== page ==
The British government is set to ban single-use plastic products in a move that aims to reduce pollution and excess waste.
England already banned plastic straws, stirrers, and cotton swabs in 2020. The new ban encompasses plastic plates, trays, bowls, cutlery, balloon stick, and certain types of plastic containers, though only applies to restaurants and cafes, not supermarkets and stores.
The UK government also plans to make manufacturers cover the cost of plastic disposal beginning in 2024. Environment Secretary Therese Coffey told The Mail that the policy will hopefully curtail the amount of waste the country produces, as well as shift the responsibility of healing environmental damage on the companies who cause it rather than consumers.
"A plastic fork can take 200 years to decompose — that is two centuries in landfill or polluting our oceans," Coffey said. "This new ban will have a huge impact to stop the pollution of billions of pieces of plastic and help to protect the natural environment for future generations."
A similar ban took effect in Scotland last summer, with Wales approving their own in December. The United States has so far only banned certain products in select states, such as California and New York's plastic bag bans.
Defra statistics via the BBC report that England uses 1.1 billion single-use plates and 4.3 billion plastic utensils every year, but only 10 percent of that waste is recycled.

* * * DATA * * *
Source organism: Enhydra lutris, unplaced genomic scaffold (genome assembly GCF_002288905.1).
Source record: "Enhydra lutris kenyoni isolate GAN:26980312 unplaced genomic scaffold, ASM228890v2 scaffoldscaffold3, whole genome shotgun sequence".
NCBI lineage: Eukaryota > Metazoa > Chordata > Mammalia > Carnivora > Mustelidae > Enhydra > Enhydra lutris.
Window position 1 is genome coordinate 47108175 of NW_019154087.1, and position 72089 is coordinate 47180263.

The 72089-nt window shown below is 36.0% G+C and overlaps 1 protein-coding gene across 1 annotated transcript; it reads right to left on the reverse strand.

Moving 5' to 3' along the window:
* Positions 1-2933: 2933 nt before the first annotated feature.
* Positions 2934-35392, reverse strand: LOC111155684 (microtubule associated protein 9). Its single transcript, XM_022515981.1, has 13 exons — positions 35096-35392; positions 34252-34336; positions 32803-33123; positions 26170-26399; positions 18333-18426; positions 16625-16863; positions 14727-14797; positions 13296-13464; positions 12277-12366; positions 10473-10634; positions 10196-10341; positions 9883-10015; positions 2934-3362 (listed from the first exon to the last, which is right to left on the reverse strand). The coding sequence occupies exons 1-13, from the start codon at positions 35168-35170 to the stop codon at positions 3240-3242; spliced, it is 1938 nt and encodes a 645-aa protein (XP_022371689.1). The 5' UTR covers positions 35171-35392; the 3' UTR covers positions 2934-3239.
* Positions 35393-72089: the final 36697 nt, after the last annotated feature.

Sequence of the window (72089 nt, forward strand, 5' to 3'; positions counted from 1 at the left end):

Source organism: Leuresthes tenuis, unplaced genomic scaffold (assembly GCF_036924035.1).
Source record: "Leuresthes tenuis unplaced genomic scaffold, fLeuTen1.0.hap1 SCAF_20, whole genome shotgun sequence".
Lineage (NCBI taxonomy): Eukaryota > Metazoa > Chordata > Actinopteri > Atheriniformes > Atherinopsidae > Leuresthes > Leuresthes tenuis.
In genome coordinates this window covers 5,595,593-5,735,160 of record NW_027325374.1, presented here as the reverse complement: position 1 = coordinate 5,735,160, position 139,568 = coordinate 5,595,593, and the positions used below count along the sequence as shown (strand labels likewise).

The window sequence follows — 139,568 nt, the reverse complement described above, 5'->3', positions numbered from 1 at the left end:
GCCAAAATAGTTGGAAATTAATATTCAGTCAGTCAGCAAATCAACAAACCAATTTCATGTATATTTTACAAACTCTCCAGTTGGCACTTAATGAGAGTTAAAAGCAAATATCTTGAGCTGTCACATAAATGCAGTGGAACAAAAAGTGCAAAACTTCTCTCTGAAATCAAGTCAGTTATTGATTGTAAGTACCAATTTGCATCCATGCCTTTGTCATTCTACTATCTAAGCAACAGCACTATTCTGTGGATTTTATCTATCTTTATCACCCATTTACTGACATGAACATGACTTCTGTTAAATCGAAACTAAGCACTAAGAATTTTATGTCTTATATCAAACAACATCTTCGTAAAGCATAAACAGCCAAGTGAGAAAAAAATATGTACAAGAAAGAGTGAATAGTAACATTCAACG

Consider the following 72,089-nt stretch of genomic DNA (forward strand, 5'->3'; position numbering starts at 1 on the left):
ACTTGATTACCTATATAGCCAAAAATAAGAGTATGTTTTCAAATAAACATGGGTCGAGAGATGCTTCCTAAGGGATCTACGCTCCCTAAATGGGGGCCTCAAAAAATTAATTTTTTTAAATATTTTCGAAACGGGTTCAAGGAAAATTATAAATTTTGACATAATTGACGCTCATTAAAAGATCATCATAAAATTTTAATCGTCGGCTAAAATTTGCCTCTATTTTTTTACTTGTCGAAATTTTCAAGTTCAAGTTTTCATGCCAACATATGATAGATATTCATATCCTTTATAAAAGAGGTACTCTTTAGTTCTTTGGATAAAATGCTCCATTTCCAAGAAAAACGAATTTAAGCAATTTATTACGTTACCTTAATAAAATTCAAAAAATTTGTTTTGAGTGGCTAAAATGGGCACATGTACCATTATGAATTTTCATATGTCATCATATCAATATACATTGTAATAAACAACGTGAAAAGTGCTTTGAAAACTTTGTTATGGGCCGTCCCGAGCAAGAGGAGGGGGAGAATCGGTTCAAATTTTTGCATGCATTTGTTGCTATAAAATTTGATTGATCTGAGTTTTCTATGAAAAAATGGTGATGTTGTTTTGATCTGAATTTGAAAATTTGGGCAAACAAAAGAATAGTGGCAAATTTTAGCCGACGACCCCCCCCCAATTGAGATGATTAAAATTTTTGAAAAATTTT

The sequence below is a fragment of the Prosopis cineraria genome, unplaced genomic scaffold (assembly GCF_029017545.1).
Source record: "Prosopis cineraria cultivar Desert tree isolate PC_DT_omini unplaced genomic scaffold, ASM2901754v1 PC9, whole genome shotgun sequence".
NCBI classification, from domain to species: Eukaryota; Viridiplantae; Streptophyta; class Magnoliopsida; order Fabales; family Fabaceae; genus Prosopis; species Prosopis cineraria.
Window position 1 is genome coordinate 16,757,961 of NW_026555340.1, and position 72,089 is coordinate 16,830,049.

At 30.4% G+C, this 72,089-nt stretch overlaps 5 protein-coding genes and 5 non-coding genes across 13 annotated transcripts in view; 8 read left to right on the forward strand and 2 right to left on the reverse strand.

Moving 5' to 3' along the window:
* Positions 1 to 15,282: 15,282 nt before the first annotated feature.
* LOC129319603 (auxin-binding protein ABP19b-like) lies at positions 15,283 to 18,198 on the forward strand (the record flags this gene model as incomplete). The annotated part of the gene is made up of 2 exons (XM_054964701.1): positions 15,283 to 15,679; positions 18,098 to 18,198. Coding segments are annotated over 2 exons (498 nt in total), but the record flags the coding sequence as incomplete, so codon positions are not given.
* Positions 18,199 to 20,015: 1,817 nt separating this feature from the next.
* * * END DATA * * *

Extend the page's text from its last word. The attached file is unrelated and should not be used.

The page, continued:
Steve Hyndside, the policy manager at British nonprofit City to Sea, said in an interview with LBC that the waste is dangerous and "completely unnecessary."
"What we're talking about here is, I think, a really positive vision," he said. "So as much as we all like the convenience of single-use plastic, and I think there's no point pretending that's not there ... we just can't carry on going as we are."
But campaigner for Greenpeace UK, Megan Randles, said in a Tweet that "whilst the removal of billions of commonly littered items is never a bad thing — this is a very long overdue move and still a drop in the ocean compared to the action that's needed to stem the plastic tide."
"We need system change at the source," she wrote. "Reduction and reuse/refill targets, meaningful extended producer responsibility (so the polluters actually pay), and a deposit return scheme like so many European countries have already."
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